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Chicha for two

November 16, 1532, is a day that, for Tom Cummins, lives in infamy. On that date the conquistador Francisco Pizarro met the Inca king Atahualpa in what is present-day Peru. Life for the Incas was never the same. The next 40 years saw continuous resistance against Spanish rule, and within a century the native population was decimated by war, pestilence, and the hardships of forced labor. A Catholic church intent on washing the New World clean of idolatry suppressed centuries-old Incan religious rituals, and Atahualpa's sovereign people became colonial beings.

PHOTO:  Cummins dons his historian's hat to study the role of sacred cups in past and present Andean societyTo Cummins, professor of art history, what happened that day still carries weight in Peru's native society. The encounter, he writes in his forthcoming book Toasts with the Inca (University of Michigan, 2001), "is the crucial moment of historical possibilities" that would set the tone for Spanish-Incan relations. On the one hand, as Spanish accounts of the meeting relate, Atahualpa threw Pizarro's Bible to the ground, offending the conquistador and leading to a slaughter that ended with Atahualpa in chains. On the other hand, a little-known first-person account-by the king's nephew-describes an earlier iconoclastic act, this one by Pizarro. When offered a ceremonial drinking vessel of the Incan drink chicha, the conquistador poured it out on the ground.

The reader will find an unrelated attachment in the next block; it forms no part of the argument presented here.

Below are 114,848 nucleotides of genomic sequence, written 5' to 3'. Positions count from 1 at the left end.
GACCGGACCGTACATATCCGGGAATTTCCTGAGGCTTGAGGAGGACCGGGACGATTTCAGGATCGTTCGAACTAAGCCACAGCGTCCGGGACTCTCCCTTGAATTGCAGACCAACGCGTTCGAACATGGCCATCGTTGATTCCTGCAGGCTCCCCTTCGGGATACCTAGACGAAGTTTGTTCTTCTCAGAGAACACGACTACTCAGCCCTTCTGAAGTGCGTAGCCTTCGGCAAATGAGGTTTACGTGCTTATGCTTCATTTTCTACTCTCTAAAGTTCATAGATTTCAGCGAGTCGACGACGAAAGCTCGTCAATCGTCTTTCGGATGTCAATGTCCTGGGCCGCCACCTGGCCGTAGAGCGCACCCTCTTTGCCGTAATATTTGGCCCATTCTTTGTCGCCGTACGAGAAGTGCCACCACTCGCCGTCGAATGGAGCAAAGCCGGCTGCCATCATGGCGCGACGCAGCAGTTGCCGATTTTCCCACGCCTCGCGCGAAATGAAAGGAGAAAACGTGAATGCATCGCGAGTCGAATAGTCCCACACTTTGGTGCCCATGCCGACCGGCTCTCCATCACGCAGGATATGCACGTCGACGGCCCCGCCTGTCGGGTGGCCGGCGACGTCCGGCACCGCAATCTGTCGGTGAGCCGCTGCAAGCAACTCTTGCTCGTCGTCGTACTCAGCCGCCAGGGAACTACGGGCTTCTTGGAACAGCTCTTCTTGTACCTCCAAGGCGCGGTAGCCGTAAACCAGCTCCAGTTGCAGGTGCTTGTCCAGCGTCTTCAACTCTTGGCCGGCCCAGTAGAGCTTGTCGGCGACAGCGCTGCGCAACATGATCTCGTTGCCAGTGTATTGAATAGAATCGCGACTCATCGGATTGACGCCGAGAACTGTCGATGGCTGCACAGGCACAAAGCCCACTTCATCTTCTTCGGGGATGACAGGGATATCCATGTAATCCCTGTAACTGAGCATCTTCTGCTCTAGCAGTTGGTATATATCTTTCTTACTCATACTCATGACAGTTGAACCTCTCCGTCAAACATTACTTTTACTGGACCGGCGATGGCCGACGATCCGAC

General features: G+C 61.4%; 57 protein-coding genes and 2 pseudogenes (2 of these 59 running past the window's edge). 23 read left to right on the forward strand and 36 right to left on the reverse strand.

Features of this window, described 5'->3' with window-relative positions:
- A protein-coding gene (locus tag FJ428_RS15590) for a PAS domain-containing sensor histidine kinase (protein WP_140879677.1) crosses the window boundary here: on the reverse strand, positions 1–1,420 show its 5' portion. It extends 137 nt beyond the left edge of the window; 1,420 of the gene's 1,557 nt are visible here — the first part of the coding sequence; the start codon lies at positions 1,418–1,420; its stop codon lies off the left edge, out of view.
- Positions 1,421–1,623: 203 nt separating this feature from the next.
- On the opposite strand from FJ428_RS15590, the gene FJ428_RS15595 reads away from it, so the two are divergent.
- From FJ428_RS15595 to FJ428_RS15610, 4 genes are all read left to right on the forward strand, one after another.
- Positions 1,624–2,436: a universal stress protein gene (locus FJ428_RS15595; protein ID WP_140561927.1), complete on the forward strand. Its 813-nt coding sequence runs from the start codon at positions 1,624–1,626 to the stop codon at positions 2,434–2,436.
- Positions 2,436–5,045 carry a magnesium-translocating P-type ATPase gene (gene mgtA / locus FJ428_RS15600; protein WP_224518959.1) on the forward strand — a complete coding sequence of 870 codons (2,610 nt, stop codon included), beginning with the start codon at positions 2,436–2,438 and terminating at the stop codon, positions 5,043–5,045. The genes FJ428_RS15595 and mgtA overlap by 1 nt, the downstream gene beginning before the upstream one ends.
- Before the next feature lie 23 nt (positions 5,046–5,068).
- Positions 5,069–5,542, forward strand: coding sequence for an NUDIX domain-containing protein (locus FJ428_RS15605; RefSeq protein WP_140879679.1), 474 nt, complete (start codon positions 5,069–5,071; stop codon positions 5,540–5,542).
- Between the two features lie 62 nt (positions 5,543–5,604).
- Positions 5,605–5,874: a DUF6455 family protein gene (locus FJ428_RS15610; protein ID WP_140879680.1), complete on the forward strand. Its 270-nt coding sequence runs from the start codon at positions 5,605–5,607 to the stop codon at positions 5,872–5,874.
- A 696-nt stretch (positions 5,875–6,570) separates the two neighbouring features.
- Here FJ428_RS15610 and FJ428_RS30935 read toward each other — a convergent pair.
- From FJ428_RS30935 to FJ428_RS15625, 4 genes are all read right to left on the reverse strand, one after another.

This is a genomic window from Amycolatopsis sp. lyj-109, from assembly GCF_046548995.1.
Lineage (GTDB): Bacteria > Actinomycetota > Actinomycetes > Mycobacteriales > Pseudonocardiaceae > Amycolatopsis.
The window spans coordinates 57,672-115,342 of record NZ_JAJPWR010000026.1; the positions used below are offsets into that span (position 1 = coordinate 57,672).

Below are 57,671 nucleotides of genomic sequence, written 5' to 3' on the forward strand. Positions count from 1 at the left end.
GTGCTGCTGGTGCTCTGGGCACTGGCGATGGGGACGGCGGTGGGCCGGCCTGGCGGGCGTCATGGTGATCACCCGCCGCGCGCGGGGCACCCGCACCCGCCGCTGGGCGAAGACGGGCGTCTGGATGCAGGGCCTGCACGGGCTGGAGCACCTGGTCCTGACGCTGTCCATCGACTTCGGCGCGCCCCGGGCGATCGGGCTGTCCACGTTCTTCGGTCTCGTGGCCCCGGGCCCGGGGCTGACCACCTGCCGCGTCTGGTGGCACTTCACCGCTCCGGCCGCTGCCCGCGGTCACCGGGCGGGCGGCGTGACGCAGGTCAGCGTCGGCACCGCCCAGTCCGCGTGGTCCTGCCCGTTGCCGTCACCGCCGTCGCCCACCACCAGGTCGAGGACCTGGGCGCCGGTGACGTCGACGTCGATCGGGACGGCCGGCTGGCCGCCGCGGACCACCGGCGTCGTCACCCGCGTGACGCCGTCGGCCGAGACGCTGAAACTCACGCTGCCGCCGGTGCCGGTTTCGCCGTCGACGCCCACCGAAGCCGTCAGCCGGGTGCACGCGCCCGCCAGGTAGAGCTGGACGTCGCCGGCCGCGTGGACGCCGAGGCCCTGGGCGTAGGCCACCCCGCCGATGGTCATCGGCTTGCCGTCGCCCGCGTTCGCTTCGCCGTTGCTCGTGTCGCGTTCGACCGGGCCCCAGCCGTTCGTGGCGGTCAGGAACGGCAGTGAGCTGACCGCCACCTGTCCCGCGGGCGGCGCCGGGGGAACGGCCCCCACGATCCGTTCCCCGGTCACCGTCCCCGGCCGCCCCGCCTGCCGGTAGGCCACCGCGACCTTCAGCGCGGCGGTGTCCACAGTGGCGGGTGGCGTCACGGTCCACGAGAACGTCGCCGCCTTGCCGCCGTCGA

Pizarro's act, which Cummins relates in his book, sparked an unprecedented transformation in Incan society and, since the two are intertwined, its art. Pizarro desecrated a quero, a cup always produced and used in pairs for weddings and other social alliances, agricultural ceremonies, feasts, and before the Conquest, religious rites. Though the cup offered to Pizarro was likely made of gold, most queros were wooden, carved with abstract geometric patterns inlaid with a resinous gum. Offering a drink in a quero, writes Cummins, is "an act ritual in nature but with such strong political, social, religious, and material underpinnings" that its sacrilege becomes, in the nephew's account, a metaphor for "the undoing of imperial Inca cultural and social forms."

Queros are still used in Andean society for festivals and ceremonies and are passed down through families via wills or, in recent years, rented if families don't have queros of their own. "The cups represent a pattern of relatedness in Andean society," says Cummins during a conversation in his sunny second-floor office in the Cochrane-Woods Art Center. "You always need both to complete a ceremony, because they are of the same thing. They're constructed from the same block of wood, and they represent two halves that are also binary oppositions-the hanan and the huri, the right and the left, the high and the low, the male and the female. One is larger than the other, but both are absolutely necessary."